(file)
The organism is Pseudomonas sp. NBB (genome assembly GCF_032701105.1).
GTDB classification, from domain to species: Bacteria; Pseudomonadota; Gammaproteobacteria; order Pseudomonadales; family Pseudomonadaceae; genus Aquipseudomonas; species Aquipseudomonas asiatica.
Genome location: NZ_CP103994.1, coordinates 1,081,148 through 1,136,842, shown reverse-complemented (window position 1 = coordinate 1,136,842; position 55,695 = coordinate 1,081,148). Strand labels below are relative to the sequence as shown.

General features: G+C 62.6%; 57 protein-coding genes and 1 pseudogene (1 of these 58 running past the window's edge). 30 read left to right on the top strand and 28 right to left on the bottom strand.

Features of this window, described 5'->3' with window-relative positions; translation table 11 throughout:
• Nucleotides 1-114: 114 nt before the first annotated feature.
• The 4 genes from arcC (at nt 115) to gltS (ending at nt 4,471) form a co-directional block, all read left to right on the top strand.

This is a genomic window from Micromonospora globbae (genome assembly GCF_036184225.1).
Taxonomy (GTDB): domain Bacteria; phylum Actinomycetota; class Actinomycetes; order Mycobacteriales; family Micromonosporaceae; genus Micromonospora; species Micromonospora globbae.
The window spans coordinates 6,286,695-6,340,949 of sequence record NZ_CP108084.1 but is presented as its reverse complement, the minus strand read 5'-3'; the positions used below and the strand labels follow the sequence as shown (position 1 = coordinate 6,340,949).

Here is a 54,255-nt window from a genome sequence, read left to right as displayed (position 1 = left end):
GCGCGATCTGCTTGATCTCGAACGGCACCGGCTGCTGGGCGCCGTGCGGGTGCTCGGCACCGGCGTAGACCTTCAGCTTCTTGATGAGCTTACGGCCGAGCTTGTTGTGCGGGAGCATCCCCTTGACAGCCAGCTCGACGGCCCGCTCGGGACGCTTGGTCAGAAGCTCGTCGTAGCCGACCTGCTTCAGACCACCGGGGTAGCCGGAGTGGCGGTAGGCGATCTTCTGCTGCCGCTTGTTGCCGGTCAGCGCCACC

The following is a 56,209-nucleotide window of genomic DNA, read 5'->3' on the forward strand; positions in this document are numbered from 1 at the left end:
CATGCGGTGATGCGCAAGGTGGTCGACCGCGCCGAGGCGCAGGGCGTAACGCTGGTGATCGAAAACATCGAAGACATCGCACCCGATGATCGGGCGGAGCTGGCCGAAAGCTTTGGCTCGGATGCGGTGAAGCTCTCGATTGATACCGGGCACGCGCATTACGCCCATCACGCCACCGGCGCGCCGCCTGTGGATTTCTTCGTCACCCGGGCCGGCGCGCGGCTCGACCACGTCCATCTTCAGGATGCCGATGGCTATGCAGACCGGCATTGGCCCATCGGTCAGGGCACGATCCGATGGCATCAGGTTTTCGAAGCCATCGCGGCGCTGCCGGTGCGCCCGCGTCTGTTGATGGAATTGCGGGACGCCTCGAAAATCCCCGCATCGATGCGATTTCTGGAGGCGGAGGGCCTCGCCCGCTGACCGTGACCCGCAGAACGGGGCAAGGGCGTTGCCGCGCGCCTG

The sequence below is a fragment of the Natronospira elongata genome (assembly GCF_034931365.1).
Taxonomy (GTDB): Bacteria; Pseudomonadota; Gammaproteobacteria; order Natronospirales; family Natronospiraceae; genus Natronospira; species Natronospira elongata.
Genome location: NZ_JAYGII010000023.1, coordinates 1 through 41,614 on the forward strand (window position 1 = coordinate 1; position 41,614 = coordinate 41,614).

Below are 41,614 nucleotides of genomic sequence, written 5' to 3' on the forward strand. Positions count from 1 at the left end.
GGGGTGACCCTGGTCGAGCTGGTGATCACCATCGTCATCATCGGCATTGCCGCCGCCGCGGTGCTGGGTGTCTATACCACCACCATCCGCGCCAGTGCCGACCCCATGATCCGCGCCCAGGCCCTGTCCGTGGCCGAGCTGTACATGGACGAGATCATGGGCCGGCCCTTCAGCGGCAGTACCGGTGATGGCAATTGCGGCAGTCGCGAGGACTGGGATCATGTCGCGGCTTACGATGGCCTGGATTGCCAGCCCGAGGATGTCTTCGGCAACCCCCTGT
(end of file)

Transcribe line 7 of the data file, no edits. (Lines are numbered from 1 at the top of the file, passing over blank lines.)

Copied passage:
• The 4 genes from arcC (at nt 115) to gltS (ending at nt 4,471) form a co-directional block, all read left to right on the top strand.